There's a total fire ban on around the Waikato. The little rain we’ve had has evaporated and the ground, grass and bush are still tinder dry.
So how come a few people are ignoring the ban and burning hedge clippings, tree stumps or general clean-up rubbish? That's something that puzzles Paul Shaw, Principal Rural Fire Officer for the Waikato.
"The fire risk is extreme for most of the region, so when someone decides to burn off a heap of rubbish they are highly likely to set their surroundings alight,” he says.
“A lifestyle block owner in the Northern Waikato recently lit a fire that started off small but spread quickly and got out of control. Two Brigades has to turn out to what was an unnecessary, deliberately lit fire during the Total Fire Ban.”
Even a fire that appears safe can still cause unnecessary call-outs and serious logistical problems for the Fire Service.
“When members of the public see smoke they call 111, and we are obliged to send fire appliances and staff to investigate. Not only does that divert us from real emergencies it means that our staff and volunteers have to leave their safe Covid-19 ‘bubbles’ and risk a virus infection,” says Paul.
“We are doing our best to look after our personnel during the pandemic. We have stood down all over 70s, and many others have stood themselves down because they or members of their close families having underlying health issues. This has reduced the number of people we have available to respond.”
Paul emphasises that Fire and Emergency NZ will always be there to look after communities but right now they are asking the public to minimise the risk by not lighting any fires.
“We can’t afford to have our limited resources put in unnecessary danger because of fires lit by thoughtless people,” he says.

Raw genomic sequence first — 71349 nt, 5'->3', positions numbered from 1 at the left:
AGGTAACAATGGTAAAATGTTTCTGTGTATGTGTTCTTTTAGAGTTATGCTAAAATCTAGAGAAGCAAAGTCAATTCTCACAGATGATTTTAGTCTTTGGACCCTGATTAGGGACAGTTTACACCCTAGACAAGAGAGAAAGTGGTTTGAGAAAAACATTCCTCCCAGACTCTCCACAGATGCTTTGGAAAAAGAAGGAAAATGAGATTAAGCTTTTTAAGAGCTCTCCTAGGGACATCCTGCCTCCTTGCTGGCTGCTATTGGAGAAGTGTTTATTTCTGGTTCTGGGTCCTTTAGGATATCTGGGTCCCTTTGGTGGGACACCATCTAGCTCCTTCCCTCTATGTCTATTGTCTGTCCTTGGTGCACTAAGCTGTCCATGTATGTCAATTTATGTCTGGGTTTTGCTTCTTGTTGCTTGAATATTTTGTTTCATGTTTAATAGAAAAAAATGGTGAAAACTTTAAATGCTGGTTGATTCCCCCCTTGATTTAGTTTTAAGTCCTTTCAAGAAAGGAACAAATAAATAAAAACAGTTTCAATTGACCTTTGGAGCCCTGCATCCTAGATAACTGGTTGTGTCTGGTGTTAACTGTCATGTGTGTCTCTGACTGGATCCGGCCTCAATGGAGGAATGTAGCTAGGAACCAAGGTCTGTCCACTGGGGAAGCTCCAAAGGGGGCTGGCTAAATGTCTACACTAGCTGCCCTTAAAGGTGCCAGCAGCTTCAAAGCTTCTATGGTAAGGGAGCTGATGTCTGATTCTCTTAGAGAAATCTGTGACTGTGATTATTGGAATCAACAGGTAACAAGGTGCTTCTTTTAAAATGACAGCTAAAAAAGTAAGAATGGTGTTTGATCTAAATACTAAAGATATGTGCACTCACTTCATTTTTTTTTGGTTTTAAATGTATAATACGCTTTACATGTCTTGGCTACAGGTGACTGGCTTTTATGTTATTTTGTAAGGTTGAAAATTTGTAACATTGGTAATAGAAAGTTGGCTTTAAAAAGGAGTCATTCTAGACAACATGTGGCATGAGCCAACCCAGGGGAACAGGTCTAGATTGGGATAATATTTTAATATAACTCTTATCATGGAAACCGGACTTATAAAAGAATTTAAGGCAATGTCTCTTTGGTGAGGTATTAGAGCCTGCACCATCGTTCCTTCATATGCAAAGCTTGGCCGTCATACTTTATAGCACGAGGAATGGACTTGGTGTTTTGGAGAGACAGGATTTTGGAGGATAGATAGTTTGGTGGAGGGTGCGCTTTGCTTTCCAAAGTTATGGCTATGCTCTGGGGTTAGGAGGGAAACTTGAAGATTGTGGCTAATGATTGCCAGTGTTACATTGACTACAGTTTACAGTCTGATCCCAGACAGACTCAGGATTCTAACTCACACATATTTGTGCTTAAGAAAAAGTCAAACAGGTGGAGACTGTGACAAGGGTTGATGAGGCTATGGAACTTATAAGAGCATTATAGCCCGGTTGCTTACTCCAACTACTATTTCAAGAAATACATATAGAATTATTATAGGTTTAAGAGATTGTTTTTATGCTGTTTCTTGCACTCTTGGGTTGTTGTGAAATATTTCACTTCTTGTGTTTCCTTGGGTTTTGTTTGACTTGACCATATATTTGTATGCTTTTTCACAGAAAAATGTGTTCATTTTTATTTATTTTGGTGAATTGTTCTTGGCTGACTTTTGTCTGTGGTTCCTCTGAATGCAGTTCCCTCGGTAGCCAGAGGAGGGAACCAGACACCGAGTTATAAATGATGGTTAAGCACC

For further information contact Paul Shaw on 027 284 8636 or email@example.com
I'm concerned about interested in the air quality in Waikato at present. It's been getting worse over the past 10 years, to the extent that now you don't want to walk outside most nights due to the amount of burn-offs which're happening on farms - often containing non-wood items such as electronics, polystyrene and plastic.
This is ironic, as NZ has terribly low carbon in our soils, which is a problem for farmers. It would be made much better were the wood in question to be left to rot. And of course contaminating our soils and air with burning electronics is a bad thing.
* Woodchipping - woodchipping old trees/branches and either using the output elsewhere or spreading over a paddock so it can rot down quickly, is a good way to add carbon back into soils.
* Leaving to rot - spreading wood around the edges of a paddock and leaving it to rot is a slow option, but doesn't require a lot of effort.
* Firewood collectors - for larger logs, firewood sellers will happily tow them away. Of course, this still puts the wood in the air, rather than in the soil, but at least it keeps someone warm in winter.
For polystyrene/electronics/etc the obvious solution should be the dump or metal recyclers, where you'll get a couple of bucks for your effort at least. For batteries, Grimmer Motors in Hamilton take both household and car batteries and recycle them. Putting plastics and electronics etc in fires should be banned outright, if not prosecuted.
This service supports elderly, ill and disabled people living at home who would otherwise struggle to provide healthy meals for themselves.
Volunteering is a fun and rewarding experience. Being a Meals on Wheels driver takes about two hours one day a week, fortnight or month, or even casually depending on your availability.
For further information please contact us on 07 849 0285 or email: firstname.lastname@example.org